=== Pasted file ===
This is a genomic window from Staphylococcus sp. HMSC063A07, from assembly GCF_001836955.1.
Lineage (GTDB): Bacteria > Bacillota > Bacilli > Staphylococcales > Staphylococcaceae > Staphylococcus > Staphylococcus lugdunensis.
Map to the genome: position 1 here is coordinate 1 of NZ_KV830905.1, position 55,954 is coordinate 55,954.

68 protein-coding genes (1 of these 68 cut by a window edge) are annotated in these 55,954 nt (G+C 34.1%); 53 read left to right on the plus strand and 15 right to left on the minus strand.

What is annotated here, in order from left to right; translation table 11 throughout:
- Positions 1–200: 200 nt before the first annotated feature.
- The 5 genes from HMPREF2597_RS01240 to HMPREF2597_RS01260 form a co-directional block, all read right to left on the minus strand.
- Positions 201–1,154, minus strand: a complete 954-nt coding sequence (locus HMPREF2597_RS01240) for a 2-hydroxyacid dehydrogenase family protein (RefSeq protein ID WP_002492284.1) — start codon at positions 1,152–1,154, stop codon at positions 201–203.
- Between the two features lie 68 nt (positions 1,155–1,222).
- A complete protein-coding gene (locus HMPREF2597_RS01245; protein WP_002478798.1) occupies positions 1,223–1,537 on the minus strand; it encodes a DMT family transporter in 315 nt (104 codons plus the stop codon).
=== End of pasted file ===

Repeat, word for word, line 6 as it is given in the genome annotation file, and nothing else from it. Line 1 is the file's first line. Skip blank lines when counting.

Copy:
- Positions 1–200: 200 nt before the first annotated feature.